Remote meetings can suffer from what we refer to as "traffic jam effects." Maybe someone's internet is dropping, and you keep having to repeat something, or maybe the general pace seems that much slower. These kinds of experiences impact our ability to collaborate remotely.
In our webinar, on the 6th of November, we looked at this problem from a few different angles. We began by looking at some high-level information on the trends of remote work, pre and post COVID. We briefly mentioned our 7 principles for remote facilitation and narrowed in on one, Enable Flow, which was the focus of this webinar.
Many things can happen in a remote meeting which contribute to the feeling of “stuckness”. For example; technical challenges can interrupt flow as the group waits while information needs to be repeated. Similarly people speaking at the same time or feeling like they can't speak up can create a sense of getting “stuck”.
If we look outside of meetings to better understand this experience, traffic jams provide a helpful analogy. Sometimes we can see the destination, but progress towards it is painfully slow, and when that happens, it can be super frustrating. It can cause us to feel like getting out of the car and just leaving it there in favour of walking to our destination. Maybe we get frustrated and angry; maybe our chest starts to tighten. It turns out that when we get stuck in remote meetings, our brain might be experiencing some of these same things.
Our brains are wired to make the experience of closing feedback loops rewarding: it feels good to reach resolutions/achieve “aha” moments. However, if something inhibits us from this closure, the opposite becomes true, frustration, disengagement and fatigue often creep in.
This is why it's so important to think about enabling flow in remote meetings. And what happens when we get stuck: we want to avoid conditions which lead to disengagement, fatigue, and frustration. We examined the 4 categories of stuckness, and gave some practical methods which can be used to achieve flow in remote meetings.
Agree on a back channel before hand
Co-create visual documentation
Troubleshoot e.g (maybe switching off camera works)
Make agenda and session rules visible
Visually validate outcomes
Root participants in the present
Allow people quiet time to think
Provide participation via writing
Make meeting artifacts visual
Pause and check understanding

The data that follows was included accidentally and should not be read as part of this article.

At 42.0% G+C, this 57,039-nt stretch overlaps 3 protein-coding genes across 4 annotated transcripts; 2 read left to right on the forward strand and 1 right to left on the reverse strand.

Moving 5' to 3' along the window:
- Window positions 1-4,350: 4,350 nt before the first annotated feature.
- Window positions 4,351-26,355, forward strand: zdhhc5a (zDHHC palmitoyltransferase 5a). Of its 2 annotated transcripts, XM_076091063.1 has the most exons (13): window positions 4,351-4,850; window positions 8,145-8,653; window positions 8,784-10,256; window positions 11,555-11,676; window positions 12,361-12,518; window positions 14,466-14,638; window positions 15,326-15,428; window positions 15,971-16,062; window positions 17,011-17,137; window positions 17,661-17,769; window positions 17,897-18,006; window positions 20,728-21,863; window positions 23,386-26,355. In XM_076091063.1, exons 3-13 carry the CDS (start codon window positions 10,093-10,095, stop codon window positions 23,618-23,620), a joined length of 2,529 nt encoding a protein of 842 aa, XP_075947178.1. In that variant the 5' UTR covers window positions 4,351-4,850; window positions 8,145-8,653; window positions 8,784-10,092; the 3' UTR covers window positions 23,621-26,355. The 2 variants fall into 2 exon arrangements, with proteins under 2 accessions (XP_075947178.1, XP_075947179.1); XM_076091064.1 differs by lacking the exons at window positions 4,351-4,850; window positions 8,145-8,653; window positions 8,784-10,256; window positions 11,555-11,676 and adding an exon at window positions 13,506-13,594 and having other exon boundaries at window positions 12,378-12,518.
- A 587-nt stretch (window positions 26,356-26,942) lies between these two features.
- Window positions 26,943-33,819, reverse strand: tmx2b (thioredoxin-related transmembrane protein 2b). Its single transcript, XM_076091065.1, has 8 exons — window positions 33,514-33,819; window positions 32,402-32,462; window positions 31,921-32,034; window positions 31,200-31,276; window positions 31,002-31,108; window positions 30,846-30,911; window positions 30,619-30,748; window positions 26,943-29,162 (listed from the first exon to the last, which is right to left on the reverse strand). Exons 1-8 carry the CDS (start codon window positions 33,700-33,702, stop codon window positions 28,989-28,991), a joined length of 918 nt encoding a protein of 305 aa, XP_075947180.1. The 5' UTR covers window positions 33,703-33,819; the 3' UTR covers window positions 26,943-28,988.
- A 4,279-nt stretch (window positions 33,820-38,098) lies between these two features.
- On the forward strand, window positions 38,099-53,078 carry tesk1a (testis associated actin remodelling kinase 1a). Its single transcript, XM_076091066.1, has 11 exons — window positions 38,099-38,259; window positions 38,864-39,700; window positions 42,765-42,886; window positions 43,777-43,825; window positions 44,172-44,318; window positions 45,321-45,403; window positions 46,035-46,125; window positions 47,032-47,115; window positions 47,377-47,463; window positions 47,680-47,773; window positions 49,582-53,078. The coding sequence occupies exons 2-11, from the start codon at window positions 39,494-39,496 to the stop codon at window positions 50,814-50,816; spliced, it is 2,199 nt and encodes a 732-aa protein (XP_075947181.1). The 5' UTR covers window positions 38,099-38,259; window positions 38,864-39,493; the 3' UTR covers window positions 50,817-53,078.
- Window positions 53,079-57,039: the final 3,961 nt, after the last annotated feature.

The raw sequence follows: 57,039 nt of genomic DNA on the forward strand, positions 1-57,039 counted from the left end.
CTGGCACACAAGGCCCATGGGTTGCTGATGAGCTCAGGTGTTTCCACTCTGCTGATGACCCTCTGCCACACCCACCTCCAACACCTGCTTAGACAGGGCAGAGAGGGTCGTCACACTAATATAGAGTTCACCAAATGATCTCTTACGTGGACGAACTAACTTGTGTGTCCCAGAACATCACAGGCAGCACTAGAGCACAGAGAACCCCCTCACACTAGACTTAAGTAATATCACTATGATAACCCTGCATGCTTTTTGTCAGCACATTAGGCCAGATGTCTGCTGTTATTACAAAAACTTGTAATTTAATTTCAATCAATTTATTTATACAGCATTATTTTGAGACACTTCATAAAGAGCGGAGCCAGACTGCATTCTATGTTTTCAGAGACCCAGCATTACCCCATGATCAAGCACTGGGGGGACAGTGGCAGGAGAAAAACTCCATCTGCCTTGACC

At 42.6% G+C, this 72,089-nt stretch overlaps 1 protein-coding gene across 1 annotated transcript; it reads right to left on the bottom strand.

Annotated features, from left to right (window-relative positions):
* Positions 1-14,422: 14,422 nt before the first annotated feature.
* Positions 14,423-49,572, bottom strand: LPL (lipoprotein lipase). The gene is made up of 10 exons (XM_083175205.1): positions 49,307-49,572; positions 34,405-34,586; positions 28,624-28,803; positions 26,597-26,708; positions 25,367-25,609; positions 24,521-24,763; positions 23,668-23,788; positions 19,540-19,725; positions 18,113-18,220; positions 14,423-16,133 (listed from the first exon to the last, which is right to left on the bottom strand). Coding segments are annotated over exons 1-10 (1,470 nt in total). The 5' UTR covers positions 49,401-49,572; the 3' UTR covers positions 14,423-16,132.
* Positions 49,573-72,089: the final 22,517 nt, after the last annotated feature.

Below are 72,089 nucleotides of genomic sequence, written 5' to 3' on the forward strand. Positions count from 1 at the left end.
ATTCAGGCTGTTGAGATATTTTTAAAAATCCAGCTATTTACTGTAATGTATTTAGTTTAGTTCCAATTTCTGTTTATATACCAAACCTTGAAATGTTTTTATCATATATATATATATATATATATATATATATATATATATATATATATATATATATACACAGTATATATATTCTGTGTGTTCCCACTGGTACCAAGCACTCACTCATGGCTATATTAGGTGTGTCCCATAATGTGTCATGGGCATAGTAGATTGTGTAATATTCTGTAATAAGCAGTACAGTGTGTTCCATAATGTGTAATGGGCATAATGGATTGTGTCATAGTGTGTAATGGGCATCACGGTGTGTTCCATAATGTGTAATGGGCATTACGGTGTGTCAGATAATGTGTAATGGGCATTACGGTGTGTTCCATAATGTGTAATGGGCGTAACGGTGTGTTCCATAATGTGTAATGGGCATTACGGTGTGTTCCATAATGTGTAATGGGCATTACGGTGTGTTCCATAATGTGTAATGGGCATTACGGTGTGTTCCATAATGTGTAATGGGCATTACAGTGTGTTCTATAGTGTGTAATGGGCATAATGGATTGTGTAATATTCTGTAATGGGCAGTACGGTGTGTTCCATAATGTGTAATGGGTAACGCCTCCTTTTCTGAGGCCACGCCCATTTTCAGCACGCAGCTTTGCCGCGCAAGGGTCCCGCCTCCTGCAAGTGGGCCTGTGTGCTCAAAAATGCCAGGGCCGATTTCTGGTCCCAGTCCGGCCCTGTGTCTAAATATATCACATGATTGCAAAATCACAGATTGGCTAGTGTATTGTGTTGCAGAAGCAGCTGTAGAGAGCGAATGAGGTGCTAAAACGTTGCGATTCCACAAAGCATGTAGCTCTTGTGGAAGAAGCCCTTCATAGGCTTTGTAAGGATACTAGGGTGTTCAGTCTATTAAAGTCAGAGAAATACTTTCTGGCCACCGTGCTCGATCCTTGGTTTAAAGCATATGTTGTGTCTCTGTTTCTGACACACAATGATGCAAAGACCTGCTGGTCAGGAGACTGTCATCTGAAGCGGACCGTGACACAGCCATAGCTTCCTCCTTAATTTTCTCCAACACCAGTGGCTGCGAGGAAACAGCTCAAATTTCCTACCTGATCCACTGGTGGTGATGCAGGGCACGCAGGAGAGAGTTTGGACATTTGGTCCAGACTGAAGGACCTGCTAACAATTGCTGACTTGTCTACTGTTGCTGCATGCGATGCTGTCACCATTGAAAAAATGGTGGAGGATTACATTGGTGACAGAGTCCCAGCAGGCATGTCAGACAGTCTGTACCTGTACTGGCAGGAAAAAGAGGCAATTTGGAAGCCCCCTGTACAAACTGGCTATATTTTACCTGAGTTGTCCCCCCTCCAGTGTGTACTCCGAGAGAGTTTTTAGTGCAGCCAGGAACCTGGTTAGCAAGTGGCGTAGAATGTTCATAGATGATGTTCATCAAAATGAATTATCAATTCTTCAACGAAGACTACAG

Make space for breaks
Use energy queues
Here you can find the slides from the presentation.
In our Remote Facilitation Practitioner training kicking off on the 17th November 2020, we will deep dive into more of the principles for remote design and offer real practices that you can put to use immediately. The training includes practical sessions and feedback to help you improve. We look forward to seeing you there!
*Follow this link to view upcoming & past webinars on our website*
Moving to remote work is a huge challenge for many organizations. It can feel slower and harder than working in an office. So why is it that some organizations seem to actually run better remote?
Well, it turns out that working remotely is just exacerbating the challenges we all face. Those organizations that are thriving have learned to address those challenges, so working remotely isn’t as problematic for them.
The great news for teams practicing Scrum is that you already have the building blocks in place. Now, doubling down on those Scrum Fundamentals can actually turn this difficult time into a turning point on your teams.
Let’s explore how Scrum helps alleviate the pain of the three most common challenges: Communications, Alignment, and Adapting and Pivoting.
Challenge #1: Communications
Communication is a key part of getting work done. However, remote work makes communication slower and more difficult. This, in turn, slows down the ability for work to get completed.
A Scrum team is small and cross-functional, containing all of the skills and knowledge needed to complete valuable work. The underlying reason for this is communications channels. The number of communication channels required to get work done increases exponentially as the team grows. We can see how quickly complexity grows in the diagram below.
To calculate the exponential growth in lines of communication use the formula: c=n (n-1)2
A properly-formed Scrum Team addresses this problem in 3 ways.
First, the small number of team members allows for fewer communication channels. Second, the cross-functional nature means the team rarely has to pull more people into the circle to complete work. Thirdly, the dedicated nature of the team means that there is as little wait time as possible, making those channels more efficient.